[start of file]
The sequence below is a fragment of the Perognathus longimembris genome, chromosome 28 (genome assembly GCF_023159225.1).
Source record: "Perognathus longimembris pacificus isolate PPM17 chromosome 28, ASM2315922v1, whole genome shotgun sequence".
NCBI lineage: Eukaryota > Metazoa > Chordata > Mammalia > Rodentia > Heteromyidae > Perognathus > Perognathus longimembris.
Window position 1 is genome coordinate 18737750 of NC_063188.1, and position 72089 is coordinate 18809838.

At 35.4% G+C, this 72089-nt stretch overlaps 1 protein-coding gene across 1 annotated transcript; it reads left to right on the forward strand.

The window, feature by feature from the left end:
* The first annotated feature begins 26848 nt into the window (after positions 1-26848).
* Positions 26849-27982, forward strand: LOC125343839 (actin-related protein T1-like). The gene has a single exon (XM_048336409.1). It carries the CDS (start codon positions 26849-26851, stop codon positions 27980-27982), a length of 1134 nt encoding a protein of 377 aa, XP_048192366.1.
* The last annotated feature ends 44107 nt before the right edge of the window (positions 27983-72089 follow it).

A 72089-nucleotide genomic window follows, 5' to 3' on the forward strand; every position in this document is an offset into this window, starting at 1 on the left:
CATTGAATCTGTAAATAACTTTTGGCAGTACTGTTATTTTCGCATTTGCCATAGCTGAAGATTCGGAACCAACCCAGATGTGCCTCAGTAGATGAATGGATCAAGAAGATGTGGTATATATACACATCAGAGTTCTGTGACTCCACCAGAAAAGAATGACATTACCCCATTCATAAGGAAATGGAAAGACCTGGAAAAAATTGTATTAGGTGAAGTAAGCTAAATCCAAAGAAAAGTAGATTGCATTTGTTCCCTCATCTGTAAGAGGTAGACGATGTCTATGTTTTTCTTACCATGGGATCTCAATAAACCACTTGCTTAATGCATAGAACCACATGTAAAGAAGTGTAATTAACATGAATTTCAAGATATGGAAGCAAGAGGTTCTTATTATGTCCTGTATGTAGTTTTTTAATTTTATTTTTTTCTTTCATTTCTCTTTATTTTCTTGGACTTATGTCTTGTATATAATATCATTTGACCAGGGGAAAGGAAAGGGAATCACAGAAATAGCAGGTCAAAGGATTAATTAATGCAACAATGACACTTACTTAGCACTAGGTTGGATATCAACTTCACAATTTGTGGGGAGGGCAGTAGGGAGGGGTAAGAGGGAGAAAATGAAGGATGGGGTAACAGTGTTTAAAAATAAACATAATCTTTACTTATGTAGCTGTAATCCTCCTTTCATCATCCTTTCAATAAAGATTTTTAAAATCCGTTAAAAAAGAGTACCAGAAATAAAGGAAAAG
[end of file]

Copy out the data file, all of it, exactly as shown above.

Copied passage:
The sequence below is a fragment of the Perognathus longimembris genome, chromosome 28 (genome assembly GCF_023159225.1).
Source record: "Perognathus longimembris pacificus isolate PPM17 chromosome 28, ASM2315922v1, whole genome shotgun sequence".
NCBI lineage: Eukaryota > Metazoa > Chordata > Mammalia > Rodentia > Heteromyidae > Perognathus > Perognathus longimembris.
Window position 1 is genome coordinate 18737750 of NC_063188.1, and position 72089 is coordinate 18809838.

At 35.4% G+C, this 72089-nt stretch overlaps 1 protein-coding gene across 1 annotated transcript; it reads left to right on the forward strand.

The window, feature by feature from the left end:
* The first annotated feature begins 26848 nt into the window (after positions 1-26848).
* Positions 26849-27982, forward strand: LOC125343839 (actin-related protein T1-like). The gene has a single exon (XM_048336409.1). It carries the CDS (start codon positions 26849-26851, stop codon positions 27980-27982), a length of 1134 nt encoding a protein of 377 aa, XP_048192366.1.
* The last annotated feature ends 44107 nt before the right edge of the window (positions 27983-72089 follow it).

A 72089-nucleotide genomic window follows, 5' to 3' on the forward strand; every position in this document is an offset into this window, starting at 1 on the left:
CATTGAATCTGTAAATAACTTTTGGCAGTACTGTTATTTTCGCATTTGCCATAGCTGAAGATTCGGAACCAACCCAGATGTGCCTCAGTAGATGAATGGATCAAGAAGATGTGGTATATATACACATCAGAGTTCTGTGACTCCACCAGAAAAGAATGACATTACCCCATTCATAAGGAAATGGAAAGACCTGGAAAAAATTGTATTAGGTGAAGTAAGCTAAATCCAAAGAAAAGTAGATTGCATTTGTTCCCTCATCTGTAAGAGGTAGACGATGTCTATGTTTTTCTTACCATGGGATCTCAATAAACCACTTGCTTAATGCATAGAACCACATGTAAAGAAGTGTAATTAACATGAATTTCAAGATATGGAAGCAAGAGGTTCTTATTATGTCCTGTATGTAGTTTTTTAATTTTATTTTTTTCTTTCATTTCTCTTTATTTTCTTGGACTTATGTCTTGTATATAATATCATTTGACCAGGGGAAAGGAAAGGGAATCACAGAAATAGCAGGTCAAAGGATTAATTAATGCAACAATGACACTTACTTAGCACTAGGTTGGATATCAACTTCACAATTTGTGGGGAGGGCAGTAGGGAGGGGTAAGAGGGAGAAAATGAAGGATGGGGTAACAGTGTTTAAAAATAAACATAATCTTTACTTATGTAGCTGTAATCCTCCTTTCATCATCCTTTCAATAAAGATTTTTAAAATCCGTTAAAAAAGAGTACCAGAAATAAAGGAAAAG